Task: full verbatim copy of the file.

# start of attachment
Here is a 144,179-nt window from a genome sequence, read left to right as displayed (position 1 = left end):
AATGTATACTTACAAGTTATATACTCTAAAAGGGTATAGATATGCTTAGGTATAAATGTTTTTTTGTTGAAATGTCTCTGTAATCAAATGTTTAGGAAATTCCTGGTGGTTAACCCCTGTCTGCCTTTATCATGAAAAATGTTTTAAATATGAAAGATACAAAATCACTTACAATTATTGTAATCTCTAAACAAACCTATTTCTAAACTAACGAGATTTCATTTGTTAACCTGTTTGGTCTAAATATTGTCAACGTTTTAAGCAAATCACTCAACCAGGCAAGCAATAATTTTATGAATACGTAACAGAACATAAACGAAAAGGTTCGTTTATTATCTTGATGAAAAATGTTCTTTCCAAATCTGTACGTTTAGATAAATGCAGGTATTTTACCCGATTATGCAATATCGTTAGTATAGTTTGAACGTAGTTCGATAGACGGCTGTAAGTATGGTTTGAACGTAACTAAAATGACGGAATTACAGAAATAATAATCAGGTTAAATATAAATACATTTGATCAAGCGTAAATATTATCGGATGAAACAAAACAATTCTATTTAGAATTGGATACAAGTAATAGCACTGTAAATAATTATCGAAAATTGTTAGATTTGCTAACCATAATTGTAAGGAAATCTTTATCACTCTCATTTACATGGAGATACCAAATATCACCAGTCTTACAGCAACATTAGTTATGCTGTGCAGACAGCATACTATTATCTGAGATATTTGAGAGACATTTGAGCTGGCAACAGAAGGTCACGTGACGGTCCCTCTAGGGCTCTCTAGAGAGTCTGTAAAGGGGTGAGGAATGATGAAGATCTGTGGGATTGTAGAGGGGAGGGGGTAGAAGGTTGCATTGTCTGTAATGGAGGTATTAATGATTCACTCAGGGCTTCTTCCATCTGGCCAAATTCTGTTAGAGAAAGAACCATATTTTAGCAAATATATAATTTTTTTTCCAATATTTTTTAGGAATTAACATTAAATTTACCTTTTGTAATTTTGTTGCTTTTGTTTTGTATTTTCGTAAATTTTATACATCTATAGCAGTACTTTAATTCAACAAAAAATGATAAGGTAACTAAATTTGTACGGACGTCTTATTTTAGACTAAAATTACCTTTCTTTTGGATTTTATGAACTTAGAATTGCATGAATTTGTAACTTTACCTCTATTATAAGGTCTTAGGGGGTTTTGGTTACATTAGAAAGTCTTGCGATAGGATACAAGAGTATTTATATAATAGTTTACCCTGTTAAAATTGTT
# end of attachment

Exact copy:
Here is a 144,179-nt window from a genome sequence, read left to right as displayed (position 1 = left end):
AATGTATACTTACAAGTTATATACTCTAAAAGGGTATAGATATGCTTAGGTATAAATGTTTTTTTGTTGAAATGTCTCTGTAATCAAATGTTTAGGAAATTCCTGGTGGTTAACCCCTGTCTGCCTTTATCATGAAAAATGTTTTAAATATGAAAGATACAAAATCACTTACAATTATTGTAATCTCTAAACAAACCTATTTCTAAACTAACGAGATTTCATTTGTTAACCTGTTTGGTCTAAATATTGTCAACGTTTTAAGCAAATCACTCAACCAGGCAAGCAATAATTTTATGAATACGTAACAGAACATAAACGAAAAGGTTCGTTTATTATCTTGATGAAAAATGTTCTTTCCAAATCTGTACGTTTAGATAAATGCAGGTATTTTACCCGATTATGCAATATCGTTAGTATAGTTTGAACGTAGTTCGATAGACGGCTGTAAGTATGGTTTGAACGTAACTAAAATGACGGAATTACAGAAATAATAATCAGGTTAAATATAAATACATTTGATCAAGCGTAAATATTATCGGATGAAACAAAACAATTCTATTTAGAATTGGATACAAGTAATAGCACTGTAAATAATTATCGAAAATTGTTAGATTTGCTAACCATAATTGTAAGGAAATCTTTATCACTCTCATTTACATGGAGATACCAAATATCACCAGTCTTACAGCAACATTAGTTATGCTGTGCAGACAGCATACTATTATCTGAGATATTTGAGAGACATTTGAGCTGGCAACAGAAGGTCACGTGACGGTCCCTCTAGGGCTCTCTAGAGAGTCTGTAAAGGGGTGAGGAATGATGAAGATCTGTGGGATTGTAGAGGGGAGGGGGTAGAAGGTTGCATTGTCTGTAATGGAGGTATTAATGATTCACTCAGGGCTTCTTCCATCTGGCCAAATTCTGTTAGAGAAAGAACCATATTTTAGCAAATATATAATTTTTTTTCCAATATTTTTTAGGAATTAACATTAAATTTACCTTTTGTAATTTTGTTGCTTTTGTTTTGTATTTTCGTAAATTTTATACATCTATAGCAGTACTTTAATTCAACAAAAAATGATAAGGTAACTAAATTTGTACGGACGTCTTATTTTAGACTAAAATTACCTTTCTTTTGGATTTTATGAACTTAGAATTGCATGAATTTGTAACTTTACCTCTATTATAAGGTCTTAGGGGGTTTTGGTTACATTAGAAAGTCTTGCGATAGGATACAAGAGTATTTATATAATAGTTTACCCTGTTAAAATTGTT